Utah Changes Liquor Law

Utah legislators have eliminated Utah’s private club system

Utah Changes Liquor Law // (c) 2009

 Utah makes changes to liquor laws

Long known for its conservative drinking regulations, Utah legislators recently made progressive changes to the state’s liquor laws, notably the elimination of the state’s 40-year-old private club system.

Beginning July 1, clubs and bars will no longer be required to charge patrons a membership fee or have them fill out a membership application form in order to enter a drinking establishment. (Membership fees typically started at $12 per year, and a different membership was required for each bar.)

The move follows Utah landmark liquor law change in 2008 — which increased the amount of a single shot by 50 percent, from one ounce to 1½ ounces.

While Utah has long been home to brew pubs, watering holes and master mixologists, 2009 signifies an evolutionary change for locals and visitors alike.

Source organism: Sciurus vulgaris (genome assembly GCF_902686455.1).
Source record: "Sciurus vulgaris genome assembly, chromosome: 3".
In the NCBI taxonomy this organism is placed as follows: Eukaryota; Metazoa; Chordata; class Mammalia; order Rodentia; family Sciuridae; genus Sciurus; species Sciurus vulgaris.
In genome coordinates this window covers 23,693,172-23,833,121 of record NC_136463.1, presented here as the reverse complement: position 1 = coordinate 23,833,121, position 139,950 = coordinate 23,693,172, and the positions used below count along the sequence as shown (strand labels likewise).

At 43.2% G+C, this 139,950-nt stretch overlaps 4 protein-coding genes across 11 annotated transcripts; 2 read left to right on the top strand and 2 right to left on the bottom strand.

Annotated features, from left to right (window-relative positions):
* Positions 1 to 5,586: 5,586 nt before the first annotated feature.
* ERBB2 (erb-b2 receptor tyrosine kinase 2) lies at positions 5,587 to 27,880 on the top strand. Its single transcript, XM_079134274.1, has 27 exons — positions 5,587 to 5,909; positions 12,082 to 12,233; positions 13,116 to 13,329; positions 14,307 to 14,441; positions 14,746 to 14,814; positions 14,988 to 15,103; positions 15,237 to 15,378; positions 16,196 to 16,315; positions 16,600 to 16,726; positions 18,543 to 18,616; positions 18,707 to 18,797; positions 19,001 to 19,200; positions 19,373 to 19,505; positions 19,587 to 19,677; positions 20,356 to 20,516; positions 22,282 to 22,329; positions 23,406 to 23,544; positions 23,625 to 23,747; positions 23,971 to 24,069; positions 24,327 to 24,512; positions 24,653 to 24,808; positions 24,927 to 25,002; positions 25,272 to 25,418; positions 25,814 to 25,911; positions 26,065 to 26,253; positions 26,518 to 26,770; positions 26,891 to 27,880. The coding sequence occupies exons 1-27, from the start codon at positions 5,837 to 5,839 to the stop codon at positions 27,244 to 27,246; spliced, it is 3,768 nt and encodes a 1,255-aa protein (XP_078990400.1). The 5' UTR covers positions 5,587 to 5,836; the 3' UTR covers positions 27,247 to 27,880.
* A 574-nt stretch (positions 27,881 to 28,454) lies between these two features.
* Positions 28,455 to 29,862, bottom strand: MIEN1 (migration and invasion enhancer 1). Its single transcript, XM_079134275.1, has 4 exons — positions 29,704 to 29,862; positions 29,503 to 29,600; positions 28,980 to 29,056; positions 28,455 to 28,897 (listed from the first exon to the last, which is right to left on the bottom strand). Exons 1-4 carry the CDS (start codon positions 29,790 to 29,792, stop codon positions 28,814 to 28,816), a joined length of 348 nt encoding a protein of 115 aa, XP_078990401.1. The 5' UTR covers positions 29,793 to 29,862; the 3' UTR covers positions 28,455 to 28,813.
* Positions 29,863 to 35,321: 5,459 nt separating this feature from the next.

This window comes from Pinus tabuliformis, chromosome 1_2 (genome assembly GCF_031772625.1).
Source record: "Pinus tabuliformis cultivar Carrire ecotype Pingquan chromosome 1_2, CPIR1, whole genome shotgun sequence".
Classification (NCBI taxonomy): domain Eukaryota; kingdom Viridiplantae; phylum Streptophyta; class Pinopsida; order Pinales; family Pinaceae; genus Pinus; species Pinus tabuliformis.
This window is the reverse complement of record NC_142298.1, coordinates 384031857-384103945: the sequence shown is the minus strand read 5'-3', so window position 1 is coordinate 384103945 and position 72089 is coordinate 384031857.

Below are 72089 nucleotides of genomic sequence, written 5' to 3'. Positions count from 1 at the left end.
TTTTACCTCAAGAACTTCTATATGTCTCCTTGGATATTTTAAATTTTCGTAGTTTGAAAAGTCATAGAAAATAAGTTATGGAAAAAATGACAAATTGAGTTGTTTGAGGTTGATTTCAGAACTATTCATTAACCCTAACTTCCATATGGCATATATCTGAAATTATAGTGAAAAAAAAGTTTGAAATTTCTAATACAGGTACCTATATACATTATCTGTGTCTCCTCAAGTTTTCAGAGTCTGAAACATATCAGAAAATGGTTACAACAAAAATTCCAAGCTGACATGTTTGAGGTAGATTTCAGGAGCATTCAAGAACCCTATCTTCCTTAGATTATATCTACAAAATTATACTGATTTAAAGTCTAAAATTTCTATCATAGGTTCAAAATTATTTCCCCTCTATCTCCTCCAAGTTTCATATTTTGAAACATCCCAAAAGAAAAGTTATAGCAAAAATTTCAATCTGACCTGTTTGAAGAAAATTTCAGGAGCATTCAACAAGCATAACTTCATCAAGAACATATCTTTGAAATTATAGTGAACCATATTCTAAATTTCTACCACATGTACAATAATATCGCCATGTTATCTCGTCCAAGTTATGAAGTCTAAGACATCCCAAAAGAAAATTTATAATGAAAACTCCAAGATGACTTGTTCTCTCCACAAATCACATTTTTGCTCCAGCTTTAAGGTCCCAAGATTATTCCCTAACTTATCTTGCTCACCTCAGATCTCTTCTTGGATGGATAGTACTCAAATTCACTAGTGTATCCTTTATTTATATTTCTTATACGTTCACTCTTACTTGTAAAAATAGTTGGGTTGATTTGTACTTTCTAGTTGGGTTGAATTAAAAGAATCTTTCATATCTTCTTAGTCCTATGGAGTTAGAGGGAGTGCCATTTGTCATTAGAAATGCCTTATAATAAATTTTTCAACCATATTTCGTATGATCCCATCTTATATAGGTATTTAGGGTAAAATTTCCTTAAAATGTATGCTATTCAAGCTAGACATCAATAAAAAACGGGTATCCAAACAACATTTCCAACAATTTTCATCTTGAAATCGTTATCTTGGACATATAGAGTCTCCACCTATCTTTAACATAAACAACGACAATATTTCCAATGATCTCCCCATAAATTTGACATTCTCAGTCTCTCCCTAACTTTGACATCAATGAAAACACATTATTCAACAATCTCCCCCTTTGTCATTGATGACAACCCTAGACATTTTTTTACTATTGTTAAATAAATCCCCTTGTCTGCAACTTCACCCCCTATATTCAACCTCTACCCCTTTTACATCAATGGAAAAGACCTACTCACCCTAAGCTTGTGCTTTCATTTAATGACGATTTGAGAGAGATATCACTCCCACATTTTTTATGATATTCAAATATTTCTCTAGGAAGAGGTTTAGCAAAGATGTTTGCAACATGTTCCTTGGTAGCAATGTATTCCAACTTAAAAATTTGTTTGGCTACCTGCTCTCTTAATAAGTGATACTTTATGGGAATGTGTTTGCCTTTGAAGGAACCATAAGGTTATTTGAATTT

The changes to the state’s liquor law are, in large, a move to increase tourism to Utah, which presently brings in about $7 billion a year.

“With all of the new changes in our liquor laws, guests will no longer be able to use antiquated alcohol rules as a reason to shy away from a [Utah] vacation, meeting or convention,” said Bill Malone, CEO and president of the Park City Chamber/Visitors Bureau. “While it will be difficult to measure the economic effect that these changes will have, we know for sure that it’s one less obstacle for us to overcome in attracting visitors.”

Nearly 80 percent of Utah lawmakers and approximately 60 percent of the state’s residents are members of the Church of Jesus Christ of Latter-Day Saints, which asks its congregation refrain from drinking alcohol, according to MSNBC.

Salt Lake Convention and Visitors Bureau

Park City Chamber of Commerse & Visitors Bureau


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